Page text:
As part of its regular yearly practice, the government met bond houses on Wednesday to discuss its borrowing calendar for 2018-19. The conditions couldn’t be more unfriendly though.
Bond yields have surged around 100 basis points in the last six months, essentially conveying that investors don’t like them any more. It is well known that foreign investors have begun dumping Indian bonds for a month now and even local banks are wary after choking on losses from previous buying binges.
Forsaken by the biggest buyers, the bond market has seen trading volume dry up and consequent rising yields have wreaked havoc on many a balance sheet.
But who can blame investors for pricing in realities of inflation, a monetary policy poised for tightening and liquidity that is becoming scarcer?
In previous episodes, the Reserve Bank of India (RBI) has typically come to the rescue citing liquidity compulsions. The central bank has been willing to shoulder the burden of supply, partly by buying bonds because there weren’t enough funds in the market to absorb the whole amount. It is no surprise that this time too, analysts are expecting RBI to step in and shoulder some of the weight of the Rs4.07 trillion supply scheduled in 2018-19.
So far, the message from the central bank has been in the negative. But should RBI turn into a buyer as the market would want it to?
There are sound reasons it should not.
Firstly, the central bank has always maintained that its purchases or sale of bonds through open market operations is a liquidity tool and any impact on interest rates is incidental.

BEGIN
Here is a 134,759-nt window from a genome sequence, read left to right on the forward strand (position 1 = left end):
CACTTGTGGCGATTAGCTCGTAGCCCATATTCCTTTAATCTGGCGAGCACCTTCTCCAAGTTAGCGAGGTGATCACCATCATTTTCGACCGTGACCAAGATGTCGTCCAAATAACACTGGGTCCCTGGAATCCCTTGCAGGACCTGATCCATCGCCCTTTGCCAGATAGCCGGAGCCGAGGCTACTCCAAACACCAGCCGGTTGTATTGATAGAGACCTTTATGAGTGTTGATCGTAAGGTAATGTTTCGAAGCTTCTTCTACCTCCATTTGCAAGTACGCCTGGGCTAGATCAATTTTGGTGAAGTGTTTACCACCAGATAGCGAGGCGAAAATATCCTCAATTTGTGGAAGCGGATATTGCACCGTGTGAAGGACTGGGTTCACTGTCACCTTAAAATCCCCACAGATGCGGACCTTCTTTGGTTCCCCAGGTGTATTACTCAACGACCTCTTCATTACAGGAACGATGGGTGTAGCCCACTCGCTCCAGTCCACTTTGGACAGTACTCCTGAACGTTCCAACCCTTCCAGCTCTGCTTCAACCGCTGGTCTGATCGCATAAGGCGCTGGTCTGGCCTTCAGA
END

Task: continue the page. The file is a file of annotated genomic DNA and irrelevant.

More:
The banking system’s liquidity is near neutral now, something that RBI wanted to achieve and has done so through a mix of several measures. During neutral liquidity conditions, what distinguishes corporate credit from government is the credit risk as there are no distortions arising out of the pursuit of yields.
Rising bond yields capture inflationary pressures and there is no doubt that inflation pressures are on the rise and liquidity would be scarce going forward. Also, when yields across geographies are going up, Indian bonds cannot be an outlier. All said, rising bond yields also mean a punishment to a government that has given up fiscal frugality.
If RBI begins to buy bonds, it would mean that the central bank is making good banks’ losses. That is not a regulator’s job. Trading losses are a reality of having treasury operations and managing these is solely in the hands of banks. It would also mean a tacit support to the government’s fiscal profligacy by distorting its cost of borrowing and would go against the current policy stance.
As to the government, it should accept the realities of a higher cost of borrowing.